Link to Life Bible Study

Divide into pairs. Give each member a NEW IDENTITY chart. Each pair is to find in Ephesians 1 and 2 evidence of what God has done, and of what we now have and are in Christ. When the passages have been studied, each should individually write out which of the findings seem most significant to him or her and why.

 

My New Identity

Portrayed in Ephesians 1 and 2
 
What God has done
 
What we now have
 
1:5
 
1:6
 
1:8
 
1:7
 
1:13
 
1:7
 
1:13
 
1:9
 
2:5
 
1:13
 
2:6
 
1:18
 
2:8
 
1:19
 
2:13
 
1:23
 
2:19
 
1:23
 
2:22
 
2:4
 
 
 
2:5
 
 
 
2:13, 18
 
 
 
2:14
 
 
 
2:16
 
 
 
2:19
 
 
 
2:20
 
 
 
2:22

Faith or Works?

jordantmoody —  February 25, 2014 — Leave a comment

J.C.Ryle

Moreover, the Scriptures nowhere teach us that faith sanctifies us in the same sense and in the same manner that faith justifies us! Justifying faith is a grace that “worketh not,” but simply trusts, rests, and leans on Christ (Rom. 4:5). Sanctifying faith is a grace of which the very life is action: it “worketh by love,” and, like a mainspring, moves the whole inward man (Gal. 5:6). (Holiness, xviii).

Here are some of my thoughts as I pondered this quote by J.C. Ryle.

  1. Justification is by faith alone. 
  2. Sanctification is made possible through faith and evidences itself through action. 
  3. One ought to question original justification if  there is no outward workings of your sanctification. Saving faith moves your entire body, livelihood, and lifestyle to worship and adorn the gospel to the betterment of Christ’s name. We do not do these things to be saved but because we are saved. The old man is passed away behold and the new has come. Being new requires a turning from something and changing into something else.(alternative lifestyle) Without any change we are viewed as dead for no outward metamorphosis has evidenced itself and therefore no visible witness can be shared to others. 
  4. Sanctification should not be considered legalistic but rather the natural out working’s of your changed desires over time.  

 

Faith Without Works Is Dead (James 2:14-26)

14 What good is it, my brothers, if someone says he has faith but does not have works? Can that faith save him? 15 If a brother or sister is poorly clothed and lacking in daily food, 16 and one of you says to them, “Go in peace, be warmed and filled,” without giving them the things needed for the body, what good[a] is that? 17 So also faith by itself, if it does not have works, is dead.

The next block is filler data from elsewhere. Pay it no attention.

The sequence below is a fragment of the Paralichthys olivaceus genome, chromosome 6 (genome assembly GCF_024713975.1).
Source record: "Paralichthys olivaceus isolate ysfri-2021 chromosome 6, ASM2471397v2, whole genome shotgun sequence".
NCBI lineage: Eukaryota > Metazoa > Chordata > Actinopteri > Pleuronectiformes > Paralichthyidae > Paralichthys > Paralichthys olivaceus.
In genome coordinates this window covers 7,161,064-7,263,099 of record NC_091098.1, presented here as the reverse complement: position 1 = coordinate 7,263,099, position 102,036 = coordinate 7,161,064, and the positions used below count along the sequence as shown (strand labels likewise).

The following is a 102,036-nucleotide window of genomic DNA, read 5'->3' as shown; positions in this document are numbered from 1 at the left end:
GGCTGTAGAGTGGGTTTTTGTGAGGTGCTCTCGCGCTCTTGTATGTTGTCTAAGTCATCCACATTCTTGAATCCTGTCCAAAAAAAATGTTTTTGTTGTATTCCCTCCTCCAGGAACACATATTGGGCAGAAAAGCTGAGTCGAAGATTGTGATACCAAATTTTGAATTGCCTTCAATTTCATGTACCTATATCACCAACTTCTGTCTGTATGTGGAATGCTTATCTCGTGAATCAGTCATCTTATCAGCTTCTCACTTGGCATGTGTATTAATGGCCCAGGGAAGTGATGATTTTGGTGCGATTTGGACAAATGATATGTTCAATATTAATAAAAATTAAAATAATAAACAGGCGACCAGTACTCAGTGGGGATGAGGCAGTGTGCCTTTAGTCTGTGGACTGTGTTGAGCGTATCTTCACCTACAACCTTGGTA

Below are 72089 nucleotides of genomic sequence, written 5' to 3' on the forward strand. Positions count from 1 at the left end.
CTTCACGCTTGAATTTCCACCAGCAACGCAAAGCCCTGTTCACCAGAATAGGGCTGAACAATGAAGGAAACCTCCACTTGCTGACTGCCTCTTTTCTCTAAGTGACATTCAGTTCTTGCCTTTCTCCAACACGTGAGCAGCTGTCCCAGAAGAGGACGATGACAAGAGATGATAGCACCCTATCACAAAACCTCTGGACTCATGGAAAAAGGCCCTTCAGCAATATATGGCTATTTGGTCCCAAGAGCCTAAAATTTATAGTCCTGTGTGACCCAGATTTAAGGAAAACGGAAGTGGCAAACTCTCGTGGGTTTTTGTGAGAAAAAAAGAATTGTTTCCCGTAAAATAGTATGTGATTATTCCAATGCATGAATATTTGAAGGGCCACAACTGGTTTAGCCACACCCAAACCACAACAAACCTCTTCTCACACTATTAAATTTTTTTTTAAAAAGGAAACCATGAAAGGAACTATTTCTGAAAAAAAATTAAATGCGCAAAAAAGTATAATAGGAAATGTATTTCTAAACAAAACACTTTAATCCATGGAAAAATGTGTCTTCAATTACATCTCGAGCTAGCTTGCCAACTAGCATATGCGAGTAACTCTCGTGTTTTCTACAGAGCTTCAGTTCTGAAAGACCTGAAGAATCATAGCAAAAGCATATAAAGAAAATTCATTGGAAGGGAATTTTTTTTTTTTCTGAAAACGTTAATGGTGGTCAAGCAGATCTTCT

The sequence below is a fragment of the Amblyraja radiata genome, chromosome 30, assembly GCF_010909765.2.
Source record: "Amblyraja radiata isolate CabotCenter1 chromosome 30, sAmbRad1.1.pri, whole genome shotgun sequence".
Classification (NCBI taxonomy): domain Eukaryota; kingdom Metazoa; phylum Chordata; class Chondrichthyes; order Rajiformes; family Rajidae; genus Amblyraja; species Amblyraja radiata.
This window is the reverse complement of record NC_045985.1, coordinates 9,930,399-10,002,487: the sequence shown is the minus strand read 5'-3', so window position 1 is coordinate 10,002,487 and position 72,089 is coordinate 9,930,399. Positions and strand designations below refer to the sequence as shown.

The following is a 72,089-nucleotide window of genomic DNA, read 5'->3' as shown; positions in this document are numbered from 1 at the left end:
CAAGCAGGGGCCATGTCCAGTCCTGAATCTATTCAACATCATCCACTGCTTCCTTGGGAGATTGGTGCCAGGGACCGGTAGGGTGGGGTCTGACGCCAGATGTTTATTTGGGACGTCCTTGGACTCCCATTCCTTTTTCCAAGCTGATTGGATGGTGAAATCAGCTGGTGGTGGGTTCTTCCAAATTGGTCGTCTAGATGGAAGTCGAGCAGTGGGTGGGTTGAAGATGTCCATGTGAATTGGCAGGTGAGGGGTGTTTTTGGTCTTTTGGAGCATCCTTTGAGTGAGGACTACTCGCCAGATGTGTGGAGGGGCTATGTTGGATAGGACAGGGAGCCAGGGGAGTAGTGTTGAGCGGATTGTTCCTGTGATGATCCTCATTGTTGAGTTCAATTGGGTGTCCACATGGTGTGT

18 But someone will say, “You have faith and I have works.” Show me your faith apart from your works, and I will show you my faith by my works. 19 You believe that God is one; you do well. Even the demons believe—and shudder! 20 Do you want to be shown, you foolish person, that faith apart from works is useless? 21 Was not Abraham our father justified by works when he offered up his son Isaac on the altar? 22 You see that faith was active along with his works, and faith was completed by his works; 23 and the Scripture was fulfilled that says, “Abraham believed God, and it was counted to him as righteousness”—and he was called a friend of God. 24 You see that a person is justified by works and not by faith alone. 25 And in the same way was not also Rahab the prostitute justified by works when she received the messengers and sent them out by another way? 26 For as the body apart from the spirit is dead, so also faith apart from works is dead.

The book of Ephesians is a thrilling account of what believers inherit “in him.” Paul reminds believers that we were dead in our sins, but by God’s grace and mercy, we have been made alive. The book closes with a call for believers to live a life worthy of their calling. – Journible Commentary

Synopsis of Ephesians

G.K. Chesterton Quotes

jordantmoody —  February 18, 2014 — 1 Comment
Here is a quote from my nightly reading of G.K. Chesterton’s Everlasting Man. His writing intrigues me. He is thought provoking and witty. The more you read him the more you understanding his style and his purpose. This quote speaks of valuing Christmas for what it really is besides just a nice winter story and an excuse to give presents to each other. It is a story of a revolution.
“Unless we understand the presence of that enemy, we shall not only miss the point of Christianity, but even miss the point of Christmas. Christmas for us in Christendom has become one thing, and in one sense even a simple thing. But like all the truths of that tradition, it is in another sense a very complex thing. Its unique note is the simultaneous striking of many notes; of humility, of gaiety, of gratitude, of mystical fear, but also of vigilance and of drama… There is something defiant in it also; something that makes the abrupt bells at midnight sound like the great guns of a battle that has just been won. All this indescribable thing that we call the Christmas atmosphere only hangs in the air as something like a lingering fragrance or fading vapor from the exultant explosion of that one hour in the Judean hills nearly two thousand years ago. But the savor is still unmistakable, and it is something too subtle or too solitary to be covered by our use of the word peace.” — G.K. Chesterton #gkchesterton The Everlasting Man

Who is G.K. Chesterton?

It is the birthday of English writer G.K. Chesterton (1874), a prolific author who wrote more than 80 books, 200 short stories, 4,000 essays, and hundreds of poems. Chesterton was best known for his witty philosophical commentary and his formidable cases for Christianity, laid out in his Orthodoxy (1908) and The Everlasting Man (1925). Orthodoxy was really an account of how he came to see Christianity as the answer to natural human needs. In it, he makes the case that it is the answer not only for him personally but for all of mankind. He wrote The Everlasting Man as a rebuttal to H.G. Wells’ Outline of History (1919), disputing Wells’ portrayal of Jesus Christ as merely another charismatic figure. Chesterton is also known for a series of detective stories featuring Father Brown, a stumpy parish priest whose powers of intuition and understanding of the criminal mind (through hearing confessions) serve him well to solve murders. The 52 short stories in the series were compiled into five volumes, The Innocence of Father Brown (1911), The Wisdom of Father Brown (1914), The Incredulity of Father Brown (1926), The Secret of Father Brown (1927), and The Scandal of Father Brown (1935). Chesterton was a friend of Wells, George Bernard Shaw, Clarence Darrow, and Oscar Wilde, with whom he delighted in engaging in friendly but always respectful philosophical debates. In Orthodoxy, Chesterton wrote of making sacrifices for the gift of creation: “Oscar Wilde said that sunsets were not valued because we could not pay for sunsets. But Oscar Wilde was wrong; we can pay for sunsets. We can pay for them by not being Oscar Wilde.”